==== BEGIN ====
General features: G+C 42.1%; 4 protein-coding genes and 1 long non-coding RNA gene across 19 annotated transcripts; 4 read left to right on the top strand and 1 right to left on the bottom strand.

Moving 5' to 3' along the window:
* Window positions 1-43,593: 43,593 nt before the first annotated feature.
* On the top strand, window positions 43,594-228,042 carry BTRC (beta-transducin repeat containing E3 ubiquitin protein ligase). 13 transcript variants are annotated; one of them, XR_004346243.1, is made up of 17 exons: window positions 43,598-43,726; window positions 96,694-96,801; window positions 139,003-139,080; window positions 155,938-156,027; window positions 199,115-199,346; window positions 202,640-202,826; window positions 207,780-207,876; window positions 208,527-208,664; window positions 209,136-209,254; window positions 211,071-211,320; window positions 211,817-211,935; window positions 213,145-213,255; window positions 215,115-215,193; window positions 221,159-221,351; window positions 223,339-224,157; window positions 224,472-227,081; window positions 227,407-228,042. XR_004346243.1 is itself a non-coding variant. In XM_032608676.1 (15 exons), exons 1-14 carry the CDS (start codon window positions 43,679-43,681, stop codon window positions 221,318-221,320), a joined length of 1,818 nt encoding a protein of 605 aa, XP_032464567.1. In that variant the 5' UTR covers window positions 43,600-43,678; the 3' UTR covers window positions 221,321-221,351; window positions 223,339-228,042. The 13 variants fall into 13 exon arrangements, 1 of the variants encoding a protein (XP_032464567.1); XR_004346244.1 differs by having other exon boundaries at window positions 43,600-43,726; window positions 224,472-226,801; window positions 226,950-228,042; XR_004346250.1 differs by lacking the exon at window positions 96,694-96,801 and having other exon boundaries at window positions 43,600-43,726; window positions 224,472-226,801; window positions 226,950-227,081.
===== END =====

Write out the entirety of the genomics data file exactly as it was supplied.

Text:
General features: G+C 42.1%; 4 protein-coding genes and 1 long non-coding RNA gene across 19 annotated transcripts; 4 read left to right on the top strand and 1 right to left on the bottom strand.

Moving 5' to 3' along the window:
* Window positions 1-43,593: 43,593 nt before the first annotated feature.
* On the top strand, window positions 43,594-228,042 carry BTRC (beta-transducin repeat containing E3 ubiquitin protein ligase). 13 transcript variants are annotated; one of them, XR_004346243.1, is made up of 17 exons: window positions 43,598-43,726; window positions 96,694-96,801; window positions 139,003-139,080; window positions 155,938-156,027; window positions 199,115-199,346; window positions 202,640-202,826; window positions 207,780-207,876; window positions 208,527-208,664; window positions 209,136-209,254; window positions 211,071-211,320; window positions 211,817-211,935; window positions 213,145-213,255; window positions 215,115-215,193; window positions 221,159-221,351; window positions 223,339-224,157; window positions 224,472-227,081; window positions 227,407-228,042. XR_004346243.1 is itself a non-coding variant. In XM_032608676.1 (15 exons), exons 1-14 carry the CDS (start codon window positions 43,679-43,681, stop codon window positions 221,318-221,320), a joined length of 1,818 nt encoding a protein of 605 aa, XP_032464567.1. In that variant the 5' UTR covers window positions 43,600-43,678; the 3' UTR covers window positions 221,321-221,351; window positions 223,339-228,042. The 13 variants fall into 13 exon arrangements, 1 of the variants encoding a protein (XP_032464567.1); XR_004346244.1 differs by having other exon boundaries at window positions 43,600-43,726; window positions 224,472-226,801; window positions 226,950-228,042; XR_004346250.1 differs by lacking the exon at window positions 96,694-96,801 and having other exon boundaries at window positions 43,600-43,726; window positions 224,472-226,801; window positions 226,950-227,081.